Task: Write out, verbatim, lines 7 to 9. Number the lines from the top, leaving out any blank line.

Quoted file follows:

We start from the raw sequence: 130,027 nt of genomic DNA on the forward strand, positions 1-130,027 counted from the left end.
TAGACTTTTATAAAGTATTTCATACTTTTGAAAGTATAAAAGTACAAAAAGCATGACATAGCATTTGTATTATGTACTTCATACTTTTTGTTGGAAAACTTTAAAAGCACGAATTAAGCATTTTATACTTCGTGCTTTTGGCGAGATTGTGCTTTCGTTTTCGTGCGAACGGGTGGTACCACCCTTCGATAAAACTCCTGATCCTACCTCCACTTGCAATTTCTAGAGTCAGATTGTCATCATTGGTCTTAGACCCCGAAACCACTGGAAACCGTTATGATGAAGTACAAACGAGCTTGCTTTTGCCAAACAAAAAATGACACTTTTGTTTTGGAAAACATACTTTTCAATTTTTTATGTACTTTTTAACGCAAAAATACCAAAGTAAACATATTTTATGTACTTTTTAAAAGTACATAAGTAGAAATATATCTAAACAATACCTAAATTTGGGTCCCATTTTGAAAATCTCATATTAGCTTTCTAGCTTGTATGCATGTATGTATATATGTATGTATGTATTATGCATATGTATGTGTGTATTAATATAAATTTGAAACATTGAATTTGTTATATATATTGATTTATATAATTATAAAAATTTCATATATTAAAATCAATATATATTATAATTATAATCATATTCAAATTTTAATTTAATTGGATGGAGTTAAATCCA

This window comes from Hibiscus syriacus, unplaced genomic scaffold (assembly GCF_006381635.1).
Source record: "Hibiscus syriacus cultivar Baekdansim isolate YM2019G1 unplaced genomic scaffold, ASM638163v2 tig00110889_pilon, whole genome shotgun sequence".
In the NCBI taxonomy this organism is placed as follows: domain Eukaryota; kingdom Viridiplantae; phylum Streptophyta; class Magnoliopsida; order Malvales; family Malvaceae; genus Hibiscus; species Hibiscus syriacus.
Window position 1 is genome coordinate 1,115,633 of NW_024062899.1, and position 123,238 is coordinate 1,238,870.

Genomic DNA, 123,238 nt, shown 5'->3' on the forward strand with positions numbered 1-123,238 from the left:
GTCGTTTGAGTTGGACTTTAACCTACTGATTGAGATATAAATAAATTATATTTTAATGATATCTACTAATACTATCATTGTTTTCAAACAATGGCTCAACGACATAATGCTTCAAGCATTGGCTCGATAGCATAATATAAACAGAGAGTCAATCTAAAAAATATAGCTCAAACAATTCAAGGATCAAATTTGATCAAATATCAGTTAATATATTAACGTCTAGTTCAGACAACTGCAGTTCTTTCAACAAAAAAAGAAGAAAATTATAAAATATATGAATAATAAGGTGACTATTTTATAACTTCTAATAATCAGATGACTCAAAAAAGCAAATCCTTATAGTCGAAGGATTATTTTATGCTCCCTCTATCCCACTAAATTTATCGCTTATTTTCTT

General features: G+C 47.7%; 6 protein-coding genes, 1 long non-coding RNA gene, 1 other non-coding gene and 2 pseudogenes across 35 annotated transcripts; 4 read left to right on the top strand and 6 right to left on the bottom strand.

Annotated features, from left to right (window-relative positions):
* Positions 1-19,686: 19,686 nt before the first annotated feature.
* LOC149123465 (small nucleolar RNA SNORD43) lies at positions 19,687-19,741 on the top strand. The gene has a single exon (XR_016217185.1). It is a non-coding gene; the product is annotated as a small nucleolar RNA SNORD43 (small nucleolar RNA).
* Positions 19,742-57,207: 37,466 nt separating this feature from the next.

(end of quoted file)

Genomic DNA, 123,238 nt, shown 5'->3' on the forward strand with positions numbered 1-123,238 from the left:
GTCGTTTGAGTTGGACTTTAACCTACTGATTGAGATATAAATAAATTATATTTTAATGATATCTACTAATACTATCATTGTTTTCAAACAATGGCTCAACGACATAATGCTTCAAGCATTGGCTCGATAGCATAATATAAACAGAGAGTCAATCTAAAAAATATAGCTCAAACAATTCAAGGATCAAATTTGATCAAATATCAGTTAATATATTAACGTCTAGTTCAGACAACTGCAGTTCTTTCAACAAAAAAAGAAGAAAATTATAAAATATATGAATAATAAGGTGACTATTTTATAACTTCTAATAATCAGATGACTCAAAAAAGCAAATCCTTATAGTCGAAGGATTATTTTATGCTCCCTCTATCCCACTAAATTTATCGCTTATTTTCTT

General features: G+C 47.7%; 6 protein-coding genes, 1 long non-coding RNA gene, 1 other non-coding gene and 2 pseudogenes across 35 annotated transcripts; 4 read left to right on the top strand and 6 right to left on the bottom strand.